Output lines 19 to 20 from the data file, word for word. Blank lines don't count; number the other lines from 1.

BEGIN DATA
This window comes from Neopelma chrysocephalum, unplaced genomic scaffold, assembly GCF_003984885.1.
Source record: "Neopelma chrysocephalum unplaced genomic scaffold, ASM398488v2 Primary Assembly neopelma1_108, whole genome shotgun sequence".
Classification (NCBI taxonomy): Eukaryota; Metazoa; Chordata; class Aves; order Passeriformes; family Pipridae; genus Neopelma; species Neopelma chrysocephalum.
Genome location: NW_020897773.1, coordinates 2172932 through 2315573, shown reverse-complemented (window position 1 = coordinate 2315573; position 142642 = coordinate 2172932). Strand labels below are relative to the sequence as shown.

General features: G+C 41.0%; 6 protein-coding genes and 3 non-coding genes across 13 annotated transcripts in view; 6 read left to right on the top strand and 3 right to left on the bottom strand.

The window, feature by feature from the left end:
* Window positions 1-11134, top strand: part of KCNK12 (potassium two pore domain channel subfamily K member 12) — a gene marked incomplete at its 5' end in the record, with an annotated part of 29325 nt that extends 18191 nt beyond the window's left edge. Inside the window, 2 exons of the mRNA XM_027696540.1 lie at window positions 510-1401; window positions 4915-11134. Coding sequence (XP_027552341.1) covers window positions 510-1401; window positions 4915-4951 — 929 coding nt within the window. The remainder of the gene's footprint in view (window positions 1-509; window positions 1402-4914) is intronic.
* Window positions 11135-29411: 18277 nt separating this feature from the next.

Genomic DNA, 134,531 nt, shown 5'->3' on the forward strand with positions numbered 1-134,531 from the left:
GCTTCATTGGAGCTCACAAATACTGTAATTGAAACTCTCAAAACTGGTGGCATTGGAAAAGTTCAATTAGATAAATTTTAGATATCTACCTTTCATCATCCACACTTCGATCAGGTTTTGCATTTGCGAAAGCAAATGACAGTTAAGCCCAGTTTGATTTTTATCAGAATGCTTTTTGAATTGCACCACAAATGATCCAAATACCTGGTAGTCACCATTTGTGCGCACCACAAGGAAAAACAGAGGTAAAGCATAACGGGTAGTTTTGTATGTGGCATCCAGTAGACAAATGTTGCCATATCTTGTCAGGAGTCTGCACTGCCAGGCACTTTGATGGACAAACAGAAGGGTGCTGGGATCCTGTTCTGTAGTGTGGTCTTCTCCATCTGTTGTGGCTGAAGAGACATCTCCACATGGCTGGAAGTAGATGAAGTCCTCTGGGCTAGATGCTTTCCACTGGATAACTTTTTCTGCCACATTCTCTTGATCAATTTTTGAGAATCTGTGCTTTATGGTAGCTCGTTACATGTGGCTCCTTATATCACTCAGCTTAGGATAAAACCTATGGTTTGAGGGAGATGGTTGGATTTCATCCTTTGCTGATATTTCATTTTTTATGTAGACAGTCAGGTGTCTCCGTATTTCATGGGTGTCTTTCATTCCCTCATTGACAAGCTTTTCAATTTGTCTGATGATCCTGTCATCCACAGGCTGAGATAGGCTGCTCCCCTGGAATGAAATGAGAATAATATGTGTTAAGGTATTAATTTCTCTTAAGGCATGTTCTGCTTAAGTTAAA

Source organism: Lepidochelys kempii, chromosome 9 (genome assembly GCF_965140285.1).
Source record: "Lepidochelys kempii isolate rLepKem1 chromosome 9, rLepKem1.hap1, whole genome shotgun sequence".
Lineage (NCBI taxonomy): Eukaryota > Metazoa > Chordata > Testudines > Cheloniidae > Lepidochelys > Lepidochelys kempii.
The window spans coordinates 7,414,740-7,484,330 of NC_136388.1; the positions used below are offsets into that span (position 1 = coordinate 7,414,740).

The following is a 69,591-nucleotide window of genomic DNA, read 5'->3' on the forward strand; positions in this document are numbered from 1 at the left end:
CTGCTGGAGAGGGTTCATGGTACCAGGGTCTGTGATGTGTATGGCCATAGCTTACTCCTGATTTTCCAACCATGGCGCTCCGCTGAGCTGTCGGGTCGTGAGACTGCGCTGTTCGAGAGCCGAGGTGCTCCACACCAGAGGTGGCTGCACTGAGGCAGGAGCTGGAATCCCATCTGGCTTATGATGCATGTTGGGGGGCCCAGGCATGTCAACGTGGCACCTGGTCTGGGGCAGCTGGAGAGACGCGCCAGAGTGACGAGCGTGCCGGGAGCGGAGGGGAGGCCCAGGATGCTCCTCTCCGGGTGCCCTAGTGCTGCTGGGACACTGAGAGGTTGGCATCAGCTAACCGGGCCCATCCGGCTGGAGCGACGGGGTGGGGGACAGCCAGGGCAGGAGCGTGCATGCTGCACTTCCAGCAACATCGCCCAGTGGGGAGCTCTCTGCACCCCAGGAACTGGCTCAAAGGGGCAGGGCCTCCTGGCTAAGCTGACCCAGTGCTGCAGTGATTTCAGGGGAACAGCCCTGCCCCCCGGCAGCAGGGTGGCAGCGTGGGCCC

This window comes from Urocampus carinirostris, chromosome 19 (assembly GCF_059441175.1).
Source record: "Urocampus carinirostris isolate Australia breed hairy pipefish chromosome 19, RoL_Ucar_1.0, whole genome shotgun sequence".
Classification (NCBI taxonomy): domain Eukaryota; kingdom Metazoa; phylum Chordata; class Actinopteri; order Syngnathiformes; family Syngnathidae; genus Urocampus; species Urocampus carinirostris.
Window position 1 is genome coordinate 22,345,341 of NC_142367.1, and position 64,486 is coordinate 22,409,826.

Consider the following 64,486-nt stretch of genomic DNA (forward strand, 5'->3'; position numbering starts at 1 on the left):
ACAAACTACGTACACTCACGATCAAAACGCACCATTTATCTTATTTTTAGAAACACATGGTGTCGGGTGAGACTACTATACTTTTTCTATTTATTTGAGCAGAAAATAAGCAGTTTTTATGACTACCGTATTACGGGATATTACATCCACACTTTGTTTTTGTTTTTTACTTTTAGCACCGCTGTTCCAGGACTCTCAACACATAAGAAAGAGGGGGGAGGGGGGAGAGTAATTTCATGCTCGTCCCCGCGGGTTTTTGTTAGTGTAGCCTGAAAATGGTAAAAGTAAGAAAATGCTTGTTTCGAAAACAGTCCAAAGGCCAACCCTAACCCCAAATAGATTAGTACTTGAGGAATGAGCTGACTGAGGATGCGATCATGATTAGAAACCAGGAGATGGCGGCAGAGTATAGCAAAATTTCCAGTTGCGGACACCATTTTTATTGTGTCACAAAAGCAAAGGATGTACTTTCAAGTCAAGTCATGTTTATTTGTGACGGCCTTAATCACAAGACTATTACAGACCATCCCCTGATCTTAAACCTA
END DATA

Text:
Classification (NCBI taxonomy): domain Eukaryota; kingdom Metazoa; phylum Chordata; class Actinopteri; order Syngnathiformes; family Syngnathidae; genus Urocampus; species Urocampus carinirostris.
Window position 1 is genome coordinate 22,345,341 of NC_142367.1, and position 64,486 is coordinate 22,409,826.